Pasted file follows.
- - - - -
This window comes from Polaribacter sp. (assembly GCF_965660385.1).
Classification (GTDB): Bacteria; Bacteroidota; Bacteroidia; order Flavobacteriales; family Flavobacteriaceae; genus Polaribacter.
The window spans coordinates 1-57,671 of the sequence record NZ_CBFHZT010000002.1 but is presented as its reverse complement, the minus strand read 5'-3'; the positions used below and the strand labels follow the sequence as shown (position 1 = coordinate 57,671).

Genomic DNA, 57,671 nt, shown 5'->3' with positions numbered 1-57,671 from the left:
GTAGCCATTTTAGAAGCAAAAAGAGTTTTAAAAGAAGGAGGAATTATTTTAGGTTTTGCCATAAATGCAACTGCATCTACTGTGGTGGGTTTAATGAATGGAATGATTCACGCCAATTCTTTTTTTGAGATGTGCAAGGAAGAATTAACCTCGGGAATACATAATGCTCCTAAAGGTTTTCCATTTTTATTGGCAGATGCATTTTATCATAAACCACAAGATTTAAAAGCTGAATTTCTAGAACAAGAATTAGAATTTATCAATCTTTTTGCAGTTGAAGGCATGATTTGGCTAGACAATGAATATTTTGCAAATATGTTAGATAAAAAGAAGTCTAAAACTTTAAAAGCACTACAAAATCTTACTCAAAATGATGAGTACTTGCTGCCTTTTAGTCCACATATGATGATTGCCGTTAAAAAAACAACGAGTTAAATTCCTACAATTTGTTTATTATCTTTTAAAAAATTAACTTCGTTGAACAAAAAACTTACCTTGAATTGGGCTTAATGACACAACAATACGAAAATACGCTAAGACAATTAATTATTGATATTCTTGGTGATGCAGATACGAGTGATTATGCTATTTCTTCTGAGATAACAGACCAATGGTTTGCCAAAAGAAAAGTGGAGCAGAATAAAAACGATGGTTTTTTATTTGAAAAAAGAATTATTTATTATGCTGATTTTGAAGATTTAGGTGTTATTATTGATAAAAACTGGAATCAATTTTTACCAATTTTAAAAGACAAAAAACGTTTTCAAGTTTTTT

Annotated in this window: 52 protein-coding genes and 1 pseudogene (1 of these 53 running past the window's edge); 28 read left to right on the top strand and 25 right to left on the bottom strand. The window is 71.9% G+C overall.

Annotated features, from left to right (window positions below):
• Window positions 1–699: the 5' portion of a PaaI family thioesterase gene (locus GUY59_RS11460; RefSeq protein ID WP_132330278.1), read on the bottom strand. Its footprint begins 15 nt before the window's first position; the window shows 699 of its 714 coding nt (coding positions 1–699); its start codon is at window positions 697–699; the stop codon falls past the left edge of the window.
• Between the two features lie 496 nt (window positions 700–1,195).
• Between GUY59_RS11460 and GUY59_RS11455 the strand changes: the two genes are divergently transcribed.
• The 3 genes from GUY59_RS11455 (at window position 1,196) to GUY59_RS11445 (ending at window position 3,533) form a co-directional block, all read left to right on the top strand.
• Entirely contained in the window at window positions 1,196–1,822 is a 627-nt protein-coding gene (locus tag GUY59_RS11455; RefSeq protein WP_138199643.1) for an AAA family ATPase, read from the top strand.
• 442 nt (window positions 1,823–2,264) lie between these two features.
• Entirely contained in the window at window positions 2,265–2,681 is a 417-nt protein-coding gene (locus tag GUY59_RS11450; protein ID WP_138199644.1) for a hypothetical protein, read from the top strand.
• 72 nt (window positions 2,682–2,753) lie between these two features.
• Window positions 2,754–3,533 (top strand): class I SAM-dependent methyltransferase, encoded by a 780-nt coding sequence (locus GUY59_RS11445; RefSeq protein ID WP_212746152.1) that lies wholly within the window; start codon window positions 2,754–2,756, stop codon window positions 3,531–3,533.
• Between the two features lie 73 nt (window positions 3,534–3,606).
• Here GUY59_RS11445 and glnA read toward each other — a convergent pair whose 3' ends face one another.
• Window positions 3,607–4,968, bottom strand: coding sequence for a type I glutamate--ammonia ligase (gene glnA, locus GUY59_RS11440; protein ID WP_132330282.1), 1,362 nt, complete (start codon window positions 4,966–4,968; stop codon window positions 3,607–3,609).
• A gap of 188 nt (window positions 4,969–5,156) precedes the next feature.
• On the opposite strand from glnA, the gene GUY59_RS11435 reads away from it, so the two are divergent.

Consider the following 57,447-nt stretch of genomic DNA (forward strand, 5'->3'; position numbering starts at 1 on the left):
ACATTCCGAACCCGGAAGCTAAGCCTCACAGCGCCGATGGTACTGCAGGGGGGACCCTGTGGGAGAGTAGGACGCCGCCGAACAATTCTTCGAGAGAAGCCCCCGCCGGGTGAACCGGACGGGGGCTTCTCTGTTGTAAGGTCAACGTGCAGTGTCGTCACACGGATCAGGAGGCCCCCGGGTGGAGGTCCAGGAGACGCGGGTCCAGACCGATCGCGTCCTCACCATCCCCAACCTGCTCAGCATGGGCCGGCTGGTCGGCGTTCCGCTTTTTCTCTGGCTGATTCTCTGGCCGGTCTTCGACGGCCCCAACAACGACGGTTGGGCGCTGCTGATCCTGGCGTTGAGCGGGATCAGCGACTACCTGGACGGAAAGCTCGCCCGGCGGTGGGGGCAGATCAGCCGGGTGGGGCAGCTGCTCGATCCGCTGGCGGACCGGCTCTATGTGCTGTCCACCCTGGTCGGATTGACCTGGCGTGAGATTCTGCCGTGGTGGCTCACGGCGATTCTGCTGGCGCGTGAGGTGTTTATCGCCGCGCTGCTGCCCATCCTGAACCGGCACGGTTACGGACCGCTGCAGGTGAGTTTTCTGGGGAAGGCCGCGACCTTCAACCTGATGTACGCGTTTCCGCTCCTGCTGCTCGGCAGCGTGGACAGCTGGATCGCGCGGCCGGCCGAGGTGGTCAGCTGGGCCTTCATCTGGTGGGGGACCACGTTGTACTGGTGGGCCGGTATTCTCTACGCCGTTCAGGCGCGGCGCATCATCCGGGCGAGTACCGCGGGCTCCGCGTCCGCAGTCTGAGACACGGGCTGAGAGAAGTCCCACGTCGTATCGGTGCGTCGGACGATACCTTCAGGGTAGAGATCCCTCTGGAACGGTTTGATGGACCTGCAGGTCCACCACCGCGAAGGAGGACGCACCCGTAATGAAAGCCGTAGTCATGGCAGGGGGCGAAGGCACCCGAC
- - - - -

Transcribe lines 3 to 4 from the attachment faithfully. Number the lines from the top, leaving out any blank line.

The window spans coordinates 1-57,671 of the sequence record NZ_CBFHZT010000002.1 but is presented as its reverse complement, the minus strand read 5'-3'; the positions used below and the strand labels follow the sequence as shown (position 1 = coordinate 57,671).

Genomic DNA, 57,671 nt, shown 5'->3' with positions numbered 1-57,671 from the left: